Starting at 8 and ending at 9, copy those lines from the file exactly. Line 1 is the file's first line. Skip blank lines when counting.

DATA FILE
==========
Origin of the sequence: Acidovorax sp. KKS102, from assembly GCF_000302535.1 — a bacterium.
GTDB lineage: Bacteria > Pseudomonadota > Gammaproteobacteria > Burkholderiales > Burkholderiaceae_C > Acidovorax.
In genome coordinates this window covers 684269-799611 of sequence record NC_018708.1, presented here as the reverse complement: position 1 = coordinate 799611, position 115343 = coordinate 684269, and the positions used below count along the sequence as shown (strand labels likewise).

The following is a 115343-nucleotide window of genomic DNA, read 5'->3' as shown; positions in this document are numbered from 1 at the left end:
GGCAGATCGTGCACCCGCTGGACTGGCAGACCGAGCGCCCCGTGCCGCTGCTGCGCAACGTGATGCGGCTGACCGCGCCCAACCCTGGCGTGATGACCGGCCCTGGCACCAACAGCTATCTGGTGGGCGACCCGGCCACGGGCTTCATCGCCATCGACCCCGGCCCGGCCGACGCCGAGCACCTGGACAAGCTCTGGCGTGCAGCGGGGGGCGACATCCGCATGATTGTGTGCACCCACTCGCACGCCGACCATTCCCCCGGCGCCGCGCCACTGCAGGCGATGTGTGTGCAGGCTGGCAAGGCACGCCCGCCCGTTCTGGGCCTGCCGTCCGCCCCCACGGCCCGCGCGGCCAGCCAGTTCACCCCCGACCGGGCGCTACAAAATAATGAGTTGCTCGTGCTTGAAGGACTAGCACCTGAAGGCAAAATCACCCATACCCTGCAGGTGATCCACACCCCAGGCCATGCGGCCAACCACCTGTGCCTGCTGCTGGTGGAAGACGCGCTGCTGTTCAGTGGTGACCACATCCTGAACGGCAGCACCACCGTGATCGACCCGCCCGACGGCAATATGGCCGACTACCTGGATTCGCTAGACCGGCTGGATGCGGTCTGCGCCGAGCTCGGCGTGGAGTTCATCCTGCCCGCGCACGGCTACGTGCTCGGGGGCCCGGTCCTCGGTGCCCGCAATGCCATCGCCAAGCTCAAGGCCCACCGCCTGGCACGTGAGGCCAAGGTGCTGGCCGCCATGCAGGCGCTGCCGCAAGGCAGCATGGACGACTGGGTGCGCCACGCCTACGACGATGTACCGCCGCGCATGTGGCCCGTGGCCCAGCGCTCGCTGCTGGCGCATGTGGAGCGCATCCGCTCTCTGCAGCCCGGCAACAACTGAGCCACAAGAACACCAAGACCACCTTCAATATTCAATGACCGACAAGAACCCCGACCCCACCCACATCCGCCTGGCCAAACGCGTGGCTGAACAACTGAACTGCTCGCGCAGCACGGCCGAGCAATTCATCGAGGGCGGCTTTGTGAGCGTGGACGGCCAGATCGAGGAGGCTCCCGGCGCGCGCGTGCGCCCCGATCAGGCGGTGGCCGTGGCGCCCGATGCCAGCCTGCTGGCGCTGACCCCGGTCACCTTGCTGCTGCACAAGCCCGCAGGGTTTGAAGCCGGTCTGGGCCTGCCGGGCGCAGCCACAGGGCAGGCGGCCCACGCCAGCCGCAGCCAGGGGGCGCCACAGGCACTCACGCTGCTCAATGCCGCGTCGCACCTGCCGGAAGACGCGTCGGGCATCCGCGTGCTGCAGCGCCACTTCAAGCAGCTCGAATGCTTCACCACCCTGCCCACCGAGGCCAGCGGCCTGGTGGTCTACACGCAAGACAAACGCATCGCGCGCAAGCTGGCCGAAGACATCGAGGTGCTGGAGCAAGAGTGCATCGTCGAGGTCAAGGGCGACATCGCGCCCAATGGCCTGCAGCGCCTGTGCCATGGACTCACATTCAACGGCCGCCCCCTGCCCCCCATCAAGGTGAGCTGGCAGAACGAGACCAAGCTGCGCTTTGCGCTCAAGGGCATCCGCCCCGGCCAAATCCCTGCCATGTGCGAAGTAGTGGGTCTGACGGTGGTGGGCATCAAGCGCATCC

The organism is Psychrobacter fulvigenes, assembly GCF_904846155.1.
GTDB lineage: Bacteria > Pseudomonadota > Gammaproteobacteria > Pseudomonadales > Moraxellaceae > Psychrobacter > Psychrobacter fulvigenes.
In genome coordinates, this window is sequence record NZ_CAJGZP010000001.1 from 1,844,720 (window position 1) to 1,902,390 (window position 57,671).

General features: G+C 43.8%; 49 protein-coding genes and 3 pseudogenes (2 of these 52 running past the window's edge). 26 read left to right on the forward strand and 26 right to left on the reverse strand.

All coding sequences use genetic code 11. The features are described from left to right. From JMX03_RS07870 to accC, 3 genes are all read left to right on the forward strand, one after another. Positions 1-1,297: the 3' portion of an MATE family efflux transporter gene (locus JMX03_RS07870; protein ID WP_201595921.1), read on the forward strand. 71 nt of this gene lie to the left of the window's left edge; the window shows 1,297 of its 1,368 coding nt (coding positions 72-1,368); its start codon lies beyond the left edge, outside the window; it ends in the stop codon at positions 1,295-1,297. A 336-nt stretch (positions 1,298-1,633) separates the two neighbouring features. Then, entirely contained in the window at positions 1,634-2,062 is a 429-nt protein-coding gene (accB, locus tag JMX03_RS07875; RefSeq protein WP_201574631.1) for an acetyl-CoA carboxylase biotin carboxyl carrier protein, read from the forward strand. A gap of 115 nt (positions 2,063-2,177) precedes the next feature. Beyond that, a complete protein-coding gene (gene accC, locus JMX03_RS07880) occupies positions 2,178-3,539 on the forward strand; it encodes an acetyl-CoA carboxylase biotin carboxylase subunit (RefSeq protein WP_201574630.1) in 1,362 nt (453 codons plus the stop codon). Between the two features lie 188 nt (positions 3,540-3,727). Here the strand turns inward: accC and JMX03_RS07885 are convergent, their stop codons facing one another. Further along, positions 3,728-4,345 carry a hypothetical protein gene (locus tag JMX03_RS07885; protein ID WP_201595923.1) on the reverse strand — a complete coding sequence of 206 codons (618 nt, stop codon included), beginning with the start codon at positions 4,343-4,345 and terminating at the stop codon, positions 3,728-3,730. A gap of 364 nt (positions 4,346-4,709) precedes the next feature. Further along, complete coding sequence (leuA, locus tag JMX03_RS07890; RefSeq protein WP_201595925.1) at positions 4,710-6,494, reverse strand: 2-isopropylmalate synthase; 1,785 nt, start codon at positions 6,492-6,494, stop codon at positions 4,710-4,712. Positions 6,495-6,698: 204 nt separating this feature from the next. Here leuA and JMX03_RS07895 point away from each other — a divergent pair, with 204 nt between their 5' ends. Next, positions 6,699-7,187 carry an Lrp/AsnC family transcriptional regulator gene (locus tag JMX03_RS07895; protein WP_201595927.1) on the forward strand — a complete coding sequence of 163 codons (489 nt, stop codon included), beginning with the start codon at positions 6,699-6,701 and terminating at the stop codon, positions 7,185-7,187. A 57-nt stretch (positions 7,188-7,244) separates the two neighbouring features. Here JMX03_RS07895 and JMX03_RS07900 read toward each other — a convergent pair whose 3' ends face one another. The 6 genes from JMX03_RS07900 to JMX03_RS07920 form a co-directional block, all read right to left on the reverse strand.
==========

In genome coordinates, this window is sequence record NZ_CAJGZP010000001.1 from 1,844,720 (window position 1) to 1,902,390 (window position 57,671).

General features: G+C 43.8%; 49 protein-coding genes and 3 pseudogenes (2 of these 52 running past the window's edge). 26 read left to right on the forward strand and 26 right to left on the reverse strand.